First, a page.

By Geoffrey Rowlands
SZA’s voice has been described as alternating between a smoky husk and a sky-high falsetto. It is a vocal style which is likened to that of Icelandic singer Bjork, one of SZA’s acknowledged music influences.
“I came across Bjork’s music by accident,” explained 26-year-old SZA, real name Solana Imani Rowe. “My mother had enrolled me in a gymnastics camp when I was a child. I heard Bjork and rap artists such as Jay-Z, Common, OutKast and Nas on an iPod that one of the other girls had taken to camp.
“Hearing this stuff changed my life. My parents were strict when it came to music. They limited me to Brazilian jazz, Lauryn Hill, Miles Davis and soul. Lauryn Hill lived on the next street to us in Maplewood, New Jersey. I used to see her all the time at the local Baskin-Robbins ice cream shop. She was this pretty voice and face that my father respected.”
Although hearing the iPod songs may have broadened her musical horizon, SZA (pronounced Sizza) had no thoughts of forging a career in the music business.
“I was really into the natural sciences. I collected National Geographic magazines and watched everything on Animal Planet. I majored in marine biology at college. I didn’t really know what I wanted to do but I figured I was going to be a scientist and travel the world doing some kind of work with animals.”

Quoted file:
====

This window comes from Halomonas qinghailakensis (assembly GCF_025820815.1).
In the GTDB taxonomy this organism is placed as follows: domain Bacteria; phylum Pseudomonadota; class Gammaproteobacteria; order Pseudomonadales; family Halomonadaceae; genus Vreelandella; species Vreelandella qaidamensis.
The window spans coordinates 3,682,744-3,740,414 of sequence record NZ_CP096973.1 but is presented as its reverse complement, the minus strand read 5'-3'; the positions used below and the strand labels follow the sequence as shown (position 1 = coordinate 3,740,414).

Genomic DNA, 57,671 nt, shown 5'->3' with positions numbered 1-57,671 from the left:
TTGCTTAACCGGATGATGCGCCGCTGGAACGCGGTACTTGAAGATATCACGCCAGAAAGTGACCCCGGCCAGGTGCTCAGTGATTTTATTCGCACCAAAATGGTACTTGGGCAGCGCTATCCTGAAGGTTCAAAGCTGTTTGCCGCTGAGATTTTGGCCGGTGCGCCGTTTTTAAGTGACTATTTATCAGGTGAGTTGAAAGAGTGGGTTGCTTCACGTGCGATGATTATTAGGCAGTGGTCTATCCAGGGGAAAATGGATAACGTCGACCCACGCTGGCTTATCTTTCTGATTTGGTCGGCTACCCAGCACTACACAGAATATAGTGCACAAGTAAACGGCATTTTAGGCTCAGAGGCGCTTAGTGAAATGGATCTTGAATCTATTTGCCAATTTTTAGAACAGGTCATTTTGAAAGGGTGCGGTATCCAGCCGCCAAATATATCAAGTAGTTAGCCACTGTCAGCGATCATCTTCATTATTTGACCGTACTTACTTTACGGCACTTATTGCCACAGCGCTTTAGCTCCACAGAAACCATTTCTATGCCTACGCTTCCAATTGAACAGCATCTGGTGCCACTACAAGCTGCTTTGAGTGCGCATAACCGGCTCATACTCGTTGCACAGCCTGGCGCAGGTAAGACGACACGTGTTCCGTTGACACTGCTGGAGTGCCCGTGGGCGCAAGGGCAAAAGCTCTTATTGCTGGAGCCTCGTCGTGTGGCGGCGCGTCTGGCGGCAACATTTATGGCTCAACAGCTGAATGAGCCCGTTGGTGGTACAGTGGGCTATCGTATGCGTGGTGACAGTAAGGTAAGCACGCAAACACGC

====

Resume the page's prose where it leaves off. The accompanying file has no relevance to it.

SZA was supposedly set for graduate school. As it transpired, she simply left college and did a string of random jobs.
“I got fired from all of them apart from my last job at the Sephora cosmetics store. I quit that one. Having the opportunity to quit before someone fired me felt really cool.”
By this time, she had self-released her debut EP, See SZA Run.
“My recording career came about by accident. I was with a friend when we took some beats from the Internet and I freestyled lyrics over them. My friend insisted it sounded good and we recorded the song. I then did another song, then another and came to realise the tracks were good enough to make something out of them.”
See SZA Run attracted enormous critical acclaim. Containing seven tracks, it was more like a mini-album than an EP. The number of songs allowed SZA’s range of styles to be revealed. Her music was described as everything from chillwave to cloud rap and ethereal R&B to witch house.
“I have so many different influences. Not just music stars such as Jamiroquai, Billie Holiday, Frank Ocean or Red Hot Chili Peppers but non-musical people such as gymnasts, ice skaters, painters and filmmakers.”
SZA’s move into music was not enthusiastically embraced by her parents. Born in St. Louis, Missouri, the family relocated to New Jersey after her father became an executive producer at CNN. Her mother also held an executive position at AT&T. Many of her early songs explored the lack of approval she received from her parents.